Although moose have thrived recently in the Colorado high country, to the delight of visitors and photo enthusiasts, humans are the greatest threats to these animals. Approximately 15 percent of the state's moose mortality each year comes from illegal kills alone. Others have died in vehicle collisions. A growing number of moose have been killed as a result of human conflict, including several instances where a dog owner allowed their pet to get too close to a moose.
Moose see all dogs as a threat due to their similarity to wolves, their only natural predator. They will aggressively attack any dog that gets too close. Humans are injured when the moose chases the dog back to the owner, bringing an angry, 1,000-pound moose with it.
Here are some simple steps that people can take to help preserve wildlife that we cherish here in Colorado:
• Keep dogs on leashes when hiking in the wilderness, especially during the springtime when many young are being born and are most vulnerable; dogs can severely stress and injure wildlife. In addition, moose see dogs as predators and will attack them aggressively, often leading to the dog's owner being injured as well. Keep in mind that law enforcement officials are authorized to use whatever force is necessary to stop a dog from injuring wild animals.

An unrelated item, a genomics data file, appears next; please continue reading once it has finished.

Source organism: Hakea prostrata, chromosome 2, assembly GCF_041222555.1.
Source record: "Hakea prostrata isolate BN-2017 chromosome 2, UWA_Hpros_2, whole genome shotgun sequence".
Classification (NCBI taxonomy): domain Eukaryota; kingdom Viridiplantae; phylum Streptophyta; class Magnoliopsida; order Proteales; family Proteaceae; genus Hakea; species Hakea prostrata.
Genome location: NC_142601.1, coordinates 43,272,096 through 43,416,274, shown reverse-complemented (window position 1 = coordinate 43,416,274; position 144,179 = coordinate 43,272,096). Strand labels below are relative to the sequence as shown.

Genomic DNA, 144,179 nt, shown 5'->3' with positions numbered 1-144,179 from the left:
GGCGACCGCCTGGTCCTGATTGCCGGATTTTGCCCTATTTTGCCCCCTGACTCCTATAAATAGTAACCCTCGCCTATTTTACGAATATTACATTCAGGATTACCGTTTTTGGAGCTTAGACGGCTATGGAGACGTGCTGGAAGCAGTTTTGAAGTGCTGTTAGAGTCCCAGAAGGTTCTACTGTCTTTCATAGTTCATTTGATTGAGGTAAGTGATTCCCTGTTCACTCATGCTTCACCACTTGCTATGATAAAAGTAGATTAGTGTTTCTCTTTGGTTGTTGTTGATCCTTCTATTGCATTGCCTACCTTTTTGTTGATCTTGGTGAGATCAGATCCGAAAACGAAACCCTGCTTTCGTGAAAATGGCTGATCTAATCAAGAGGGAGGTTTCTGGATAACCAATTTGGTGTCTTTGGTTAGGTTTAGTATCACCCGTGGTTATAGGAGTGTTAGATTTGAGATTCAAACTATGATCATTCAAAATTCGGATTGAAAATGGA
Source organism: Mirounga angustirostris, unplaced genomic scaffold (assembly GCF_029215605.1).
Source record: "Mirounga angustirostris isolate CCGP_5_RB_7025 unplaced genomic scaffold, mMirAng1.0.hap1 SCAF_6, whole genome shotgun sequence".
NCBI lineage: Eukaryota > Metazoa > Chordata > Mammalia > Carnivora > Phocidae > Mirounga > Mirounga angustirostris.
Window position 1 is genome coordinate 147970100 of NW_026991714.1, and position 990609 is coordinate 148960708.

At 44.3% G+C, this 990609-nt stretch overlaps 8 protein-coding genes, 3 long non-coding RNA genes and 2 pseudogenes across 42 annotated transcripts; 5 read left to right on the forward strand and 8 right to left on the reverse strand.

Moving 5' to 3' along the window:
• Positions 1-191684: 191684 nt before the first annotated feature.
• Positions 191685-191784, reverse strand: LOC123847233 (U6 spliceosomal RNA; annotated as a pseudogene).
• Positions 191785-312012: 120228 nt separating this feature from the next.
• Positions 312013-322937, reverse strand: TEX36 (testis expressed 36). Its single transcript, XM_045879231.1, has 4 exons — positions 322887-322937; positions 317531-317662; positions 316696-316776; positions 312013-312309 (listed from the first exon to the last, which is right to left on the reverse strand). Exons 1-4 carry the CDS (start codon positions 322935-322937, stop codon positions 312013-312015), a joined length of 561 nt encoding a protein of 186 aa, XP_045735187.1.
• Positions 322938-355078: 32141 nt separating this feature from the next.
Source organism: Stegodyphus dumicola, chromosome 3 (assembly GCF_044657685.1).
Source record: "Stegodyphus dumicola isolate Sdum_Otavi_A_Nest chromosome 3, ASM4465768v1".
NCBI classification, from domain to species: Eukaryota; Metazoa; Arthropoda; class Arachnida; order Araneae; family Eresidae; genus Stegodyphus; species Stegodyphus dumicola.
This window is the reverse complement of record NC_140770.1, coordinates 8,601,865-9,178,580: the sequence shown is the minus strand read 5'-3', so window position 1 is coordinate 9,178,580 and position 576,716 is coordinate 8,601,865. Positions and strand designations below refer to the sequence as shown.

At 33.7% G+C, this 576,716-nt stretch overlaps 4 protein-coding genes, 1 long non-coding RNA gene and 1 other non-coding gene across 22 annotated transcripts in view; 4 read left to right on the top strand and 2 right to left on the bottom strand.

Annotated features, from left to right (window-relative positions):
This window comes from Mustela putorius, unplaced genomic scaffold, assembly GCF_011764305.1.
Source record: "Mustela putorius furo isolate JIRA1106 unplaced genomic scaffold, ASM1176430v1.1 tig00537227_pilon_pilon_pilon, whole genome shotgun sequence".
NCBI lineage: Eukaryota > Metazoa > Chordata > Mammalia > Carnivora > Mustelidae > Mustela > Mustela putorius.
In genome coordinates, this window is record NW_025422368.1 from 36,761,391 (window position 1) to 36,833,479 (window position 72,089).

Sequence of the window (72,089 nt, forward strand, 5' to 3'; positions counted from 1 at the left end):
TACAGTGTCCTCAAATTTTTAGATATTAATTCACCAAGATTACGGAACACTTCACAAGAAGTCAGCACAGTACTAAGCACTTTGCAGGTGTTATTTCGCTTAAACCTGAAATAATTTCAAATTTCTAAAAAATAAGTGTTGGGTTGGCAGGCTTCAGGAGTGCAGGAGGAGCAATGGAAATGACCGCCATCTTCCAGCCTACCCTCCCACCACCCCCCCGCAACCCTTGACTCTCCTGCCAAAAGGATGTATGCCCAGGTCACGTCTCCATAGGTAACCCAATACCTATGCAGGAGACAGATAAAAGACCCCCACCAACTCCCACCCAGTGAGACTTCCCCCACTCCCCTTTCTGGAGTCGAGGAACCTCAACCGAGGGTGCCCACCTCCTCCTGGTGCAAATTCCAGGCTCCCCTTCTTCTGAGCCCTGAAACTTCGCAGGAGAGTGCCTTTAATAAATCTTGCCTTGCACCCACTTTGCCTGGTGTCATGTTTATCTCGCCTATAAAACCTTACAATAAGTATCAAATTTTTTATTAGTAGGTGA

• Never approach a wild animal, even if you think it is abandoned/injured. If the animal appears weak, malnourished or it is clear that its mother has been injured or killed, then immediately notify Colorado Parks and Wildlife or local authorities. Do not take matters into your own hands.
• If you are a photography enthusiast, invest in a telephoto lens and enjoy the wildlife from a safe distance — yours and theirs.
• Respect trail closures during calving and fawning season — these dates will be posted at trailheads and maps.
• Teach children not to chase or approach any wildlife, especially the young, no matter how cute and adorable they are!
• Educate guests visiting from other areas on the importance of respecting wildlife and natural habitats.
• Food should never be given to wildlife. It will cause animals to become habituated to humans which can create unfortunate and dangerous encounters for humans and animals.
• A wildlife conflict in which a human has been injured usually results in the death of the animal, regardless of the circumstances. Following a few simple steps can prevent you being responsible for the needless death of a wild animal.
The high country wilderness is a valuable asset to the state of Colorado. It is the reason so many of us love living here, and why so many people enjoy visiting. Colorado Parks and Wildlife has many excellent articles and educational materials about living with wildlife and helping to maintain a sustainable environment for these animals. This material is available for free online at http://cpw.state.co.us/learn/Pages/Livingwith Wildlife.aspx.
Evelyn Pinney lives in Edwards. This article was written in conjunction with Colorado Parks and Wildlife.